Irvine Tomorrow, a residents' slow-growth group that formed after a conservative majority was elected to the City Council in June, will attempt to derail the 3,700-home Westpark II project approved by the council this week by placing the issue before voters.
About 50 members of the group plan to begin circulating a petition in Irvine this weekend to collect about 5,800 signatures within the 30-day period required by state law. If enough signatures are collected, the City Council must rescind its approval of Westpark II or, as is more likely, call a special election and put the question before voters.
If the issue qualifies for the ballot and voters reject the housing plan, the Irvine Co. would be prohibited from going ahead with the Westpark II project for at least another year and would again need City Council approval.
Members of Irvine Tomorrow spoke against the project during several hearings, including Tuesday's, where the council gave the Irvine Co. final approval to build homes on a 350-acre agricultural field. The land is bordered by Culver Drive, Harvard Avenue, Valencia Avenue and Barranca Parkway, north of the current Westpark Village.
The petition drive is the biggest task the group has undertaken. Since the new council took office in July, Irvine Tomorrow members have regularly attended council meetings to criticize developments approved by the council.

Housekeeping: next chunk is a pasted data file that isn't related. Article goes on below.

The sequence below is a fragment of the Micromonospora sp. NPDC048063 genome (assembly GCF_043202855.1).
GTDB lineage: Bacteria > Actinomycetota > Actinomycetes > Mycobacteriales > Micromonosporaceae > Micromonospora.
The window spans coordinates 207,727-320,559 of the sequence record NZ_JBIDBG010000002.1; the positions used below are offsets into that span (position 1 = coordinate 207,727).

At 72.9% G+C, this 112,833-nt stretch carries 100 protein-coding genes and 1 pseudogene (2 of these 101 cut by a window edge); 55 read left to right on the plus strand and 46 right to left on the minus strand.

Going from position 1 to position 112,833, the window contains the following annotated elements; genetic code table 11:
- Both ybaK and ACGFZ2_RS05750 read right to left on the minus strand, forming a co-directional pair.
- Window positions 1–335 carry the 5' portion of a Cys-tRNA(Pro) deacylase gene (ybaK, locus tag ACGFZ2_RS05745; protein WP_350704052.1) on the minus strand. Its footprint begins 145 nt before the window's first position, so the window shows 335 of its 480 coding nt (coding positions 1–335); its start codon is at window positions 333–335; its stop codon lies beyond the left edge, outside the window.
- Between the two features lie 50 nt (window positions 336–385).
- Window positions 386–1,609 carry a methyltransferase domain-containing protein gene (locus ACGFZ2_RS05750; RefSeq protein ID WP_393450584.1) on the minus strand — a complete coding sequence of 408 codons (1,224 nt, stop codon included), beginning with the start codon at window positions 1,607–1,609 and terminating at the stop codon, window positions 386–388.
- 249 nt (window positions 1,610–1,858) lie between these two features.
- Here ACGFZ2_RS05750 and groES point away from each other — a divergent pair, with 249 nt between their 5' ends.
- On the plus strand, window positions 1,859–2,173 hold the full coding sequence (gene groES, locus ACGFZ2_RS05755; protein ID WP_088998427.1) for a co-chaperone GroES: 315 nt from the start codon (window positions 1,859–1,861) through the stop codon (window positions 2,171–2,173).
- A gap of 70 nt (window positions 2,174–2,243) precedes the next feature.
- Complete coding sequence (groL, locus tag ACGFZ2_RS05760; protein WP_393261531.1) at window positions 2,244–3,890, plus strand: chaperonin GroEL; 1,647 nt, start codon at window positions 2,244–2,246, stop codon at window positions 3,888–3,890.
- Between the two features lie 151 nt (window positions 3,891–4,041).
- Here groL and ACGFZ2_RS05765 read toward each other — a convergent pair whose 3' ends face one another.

Group chairman Christopher Mears said Wednesday that members want to stop Westpark II because of the increased traffic the homes would bring to downtown Irvine, possible health risks to residents from the electric transmission lines along Harvard Avenue, lack of sound insulation in some homes to protect against helicopter noise from the nearby Tustin Marine Corps Air Station, and other problems.
Because of electromagnetic radiation from the power lines, the city required the Irvine Co. to build homes far enough away from the lines so that the electric field level is no greater than what could be found in the average home nationwide. Although studies showed that helicopter noise in homes on the site would not violate city noise limits, the Irvine Co. would insulate homes south of Warner Avenue.